Social distancing created great problems for us at the Captain Cook Memorial Museum in Whitby, which is housed in a Grade I-listed house mostly composed of small rooms with a single main staircase, except on the first floor.
Normally visitors roam freely across our four floors without a strictly prescribed route. But Covid has necessitated a complete rethink, a lengthy risk assessment and some imagination to create the most acceptable solution.
We devised a system of timed tickets booked online, with parties limited to a maximum of six people who would move between floors every 15 minutes. Strategically placed volunteer attendants on the top and first floors sound the changeover bell on the quarter hour and ensure that parties do not meet while moving between floors.
Our approach to signage was simple and direct – and a visually striking picture of Captain Cook in a blue NHS mask was the key image, signalling our adherence to all necessary safety measures. It created a memorable version of a well-known picture. The idea of using the “Captain’s Rules” to ask people to move between floors was met by visitors with gently amused acceptance.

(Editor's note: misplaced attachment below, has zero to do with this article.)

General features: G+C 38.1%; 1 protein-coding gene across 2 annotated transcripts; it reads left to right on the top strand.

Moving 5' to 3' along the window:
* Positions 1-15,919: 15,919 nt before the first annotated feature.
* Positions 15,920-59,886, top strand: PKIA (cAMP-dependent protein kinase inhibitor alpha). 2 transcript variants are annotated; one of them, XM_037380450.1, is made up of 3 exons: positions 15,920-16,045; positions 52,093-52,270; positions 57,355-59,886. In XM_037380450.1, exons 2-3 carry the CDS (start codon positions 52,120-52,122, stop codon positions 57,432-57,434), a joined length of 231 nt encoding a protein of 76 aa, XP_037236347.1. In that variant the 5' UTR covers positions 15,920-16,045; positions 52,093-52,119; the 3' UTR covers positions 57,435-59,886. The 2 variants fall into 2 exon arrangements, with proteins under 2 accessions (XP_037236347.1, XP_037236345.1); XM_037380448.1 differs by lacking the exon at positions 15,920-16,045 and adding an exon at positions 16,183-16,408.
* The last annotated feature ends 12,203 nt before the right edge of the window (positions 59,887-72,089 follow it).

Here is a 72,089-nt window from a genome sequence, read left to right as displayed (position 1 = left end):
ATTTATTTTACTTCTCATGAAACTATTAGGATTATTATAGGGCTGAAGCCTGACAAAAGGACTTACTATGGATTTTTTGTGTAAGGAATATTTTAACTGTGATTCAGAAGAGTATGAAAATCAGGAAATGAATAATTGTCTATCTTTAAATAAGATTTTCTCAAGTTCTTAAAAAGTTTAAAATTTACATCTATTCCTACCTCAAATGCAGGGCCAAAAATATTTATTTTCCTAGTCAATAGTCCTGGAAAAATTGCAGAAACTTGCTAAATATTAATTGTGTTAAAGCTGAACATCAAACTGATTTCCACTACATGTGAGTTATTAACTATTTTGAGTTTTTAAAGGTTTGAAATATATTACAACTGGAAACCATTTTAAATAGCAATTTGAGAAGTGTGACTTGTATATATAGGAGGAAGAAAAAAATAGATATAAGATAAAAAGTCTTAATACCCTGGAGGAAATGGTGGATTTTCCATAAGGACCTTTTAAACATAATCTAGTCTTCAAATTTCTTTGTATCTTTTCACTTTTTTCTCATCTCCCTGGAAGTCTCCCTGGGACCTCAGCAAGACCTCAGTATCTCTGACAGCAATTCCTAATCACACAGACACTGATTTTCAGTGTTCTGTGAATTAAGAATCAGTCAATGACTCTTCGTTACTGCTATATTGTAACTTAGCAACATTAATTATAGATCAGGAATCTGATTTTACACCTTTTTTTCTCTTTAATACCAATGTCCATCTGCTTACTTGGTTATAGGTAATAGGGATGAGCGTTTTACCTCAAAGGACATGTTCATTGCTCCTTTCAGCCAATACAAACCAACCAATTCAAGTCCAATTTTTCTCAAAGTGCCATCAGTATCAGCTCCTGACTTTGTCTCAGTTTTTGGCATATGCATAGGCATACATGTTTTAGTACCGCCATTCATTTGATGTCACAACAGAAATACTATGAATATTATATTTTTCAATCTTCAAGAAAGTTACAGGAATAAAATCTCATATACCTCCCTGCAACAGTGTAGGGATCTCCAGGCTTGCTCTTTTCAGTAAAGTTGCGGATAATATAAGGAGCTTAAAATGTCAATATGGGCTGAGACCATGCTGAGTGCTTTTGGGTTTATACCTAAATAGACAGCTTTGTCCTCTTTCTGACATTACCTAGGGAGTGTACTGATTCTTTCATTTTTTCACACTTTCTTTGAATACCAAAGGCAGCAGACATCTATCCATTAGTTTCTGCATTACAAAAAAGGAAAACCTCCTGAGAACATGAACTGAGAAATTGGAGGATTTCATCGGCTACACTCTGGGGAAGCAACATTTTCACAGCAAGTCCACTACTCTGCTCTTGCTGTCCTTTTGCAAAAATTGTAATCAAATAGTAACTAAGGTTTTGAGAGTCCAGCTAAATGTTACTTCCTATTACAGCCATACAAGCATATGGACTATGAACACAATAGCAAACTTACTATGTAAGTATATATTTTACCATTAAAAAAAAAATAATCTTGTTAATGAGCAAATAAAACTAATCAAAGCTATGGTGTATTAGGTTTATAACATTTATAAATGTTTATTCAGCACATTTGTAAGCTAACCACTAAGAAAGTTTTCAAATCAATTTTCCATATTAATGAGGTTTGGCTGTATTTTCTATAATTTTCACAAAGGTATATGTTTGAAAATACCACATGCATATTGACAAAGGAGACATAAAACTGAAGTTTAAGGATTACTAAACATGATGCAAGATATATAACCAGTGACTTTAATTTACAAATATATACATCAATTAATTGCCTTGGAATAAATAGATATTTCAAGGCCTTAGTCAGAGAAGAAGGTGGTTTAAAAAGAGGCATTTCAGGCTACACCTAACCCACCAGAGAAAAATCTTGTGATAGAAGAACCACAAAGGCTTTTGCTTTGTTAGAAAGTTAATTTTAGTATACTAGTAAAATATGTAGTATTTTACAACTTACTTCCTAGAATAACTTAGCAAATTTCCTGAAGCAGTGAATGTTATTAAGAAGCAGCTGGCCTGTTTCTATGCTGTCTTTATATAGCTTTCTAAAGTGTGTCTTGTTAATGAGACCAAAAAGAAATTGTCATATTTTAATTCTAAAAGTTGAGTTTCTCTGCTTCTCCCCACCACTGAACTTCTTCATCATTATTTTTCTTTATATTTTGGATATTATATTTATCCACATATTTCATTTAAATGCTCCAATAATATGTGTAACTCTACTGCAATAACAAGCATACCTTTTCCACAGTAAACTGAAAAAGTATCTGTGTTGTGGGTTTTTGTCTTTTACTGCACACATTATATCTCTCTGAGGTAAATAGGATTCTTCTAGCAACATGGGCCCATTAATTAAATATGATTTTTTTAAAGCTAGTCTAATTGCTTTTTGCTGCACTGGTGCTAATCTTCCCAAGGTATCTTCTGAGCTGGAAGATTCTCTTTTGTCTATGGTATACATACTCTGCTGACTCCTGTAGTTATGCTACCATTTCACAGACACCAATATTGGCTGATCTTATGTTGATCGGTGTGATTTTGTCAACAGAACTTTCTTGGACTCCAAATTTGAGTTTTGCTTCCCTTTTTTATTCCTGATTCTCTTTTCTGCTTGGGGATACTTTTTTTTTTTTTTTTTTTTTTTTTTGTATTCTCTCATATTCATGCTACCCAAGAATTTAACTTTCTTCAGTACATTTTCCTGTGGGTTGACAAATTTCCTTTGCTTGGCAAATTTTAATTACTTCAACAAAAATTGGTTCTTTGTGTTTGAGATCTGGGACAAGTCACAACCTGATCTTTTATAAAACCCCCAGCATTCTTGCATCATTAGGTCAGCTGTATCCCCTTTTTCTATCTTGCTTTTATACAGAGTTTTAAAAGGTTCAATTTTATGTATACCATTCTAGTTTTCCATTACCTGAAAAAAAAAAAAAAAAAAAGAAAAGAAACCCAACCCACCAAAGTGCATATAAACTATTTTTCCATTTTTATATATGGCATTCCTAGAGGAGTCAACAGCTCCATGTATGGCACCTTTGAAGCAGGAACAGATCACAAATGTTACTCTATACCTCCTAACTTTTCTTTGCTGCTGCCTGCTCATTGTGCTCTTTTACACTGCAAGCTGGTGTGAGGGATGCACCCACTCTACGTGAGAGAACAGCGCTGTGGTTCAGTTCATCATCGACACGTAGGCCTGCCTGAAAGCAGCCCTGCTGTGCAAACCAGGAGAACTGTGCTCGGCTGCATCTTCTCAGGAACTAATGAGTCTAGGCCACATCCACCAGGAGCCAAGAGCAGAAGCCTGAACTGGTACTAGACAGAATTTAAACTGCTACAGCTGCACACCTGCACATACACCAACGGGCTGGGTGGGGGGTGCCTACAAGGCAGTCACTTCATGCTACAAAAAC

People did not feel they were being forced into a strictly prescribed pathway, but rather that they were participating in a scenario which related to the museum they were visiting. Visitors were extremely positive about their experience and the care taken by the staff and volunteers, several commenting during August when the town was busy that they felt safer in the museum than out on the street.
We have used the image on our website, outside the museum and on a banner hung by the bridge across the harbour. This helped to direct people to the museum when walking from the west to east side of the town.
We used a freelance designer, with the cost of design and printing covered by our Arts Council emergency response grant.
Sophie Forgan is the chair of trustees at the Captain Cook Memorial Museum in Whitby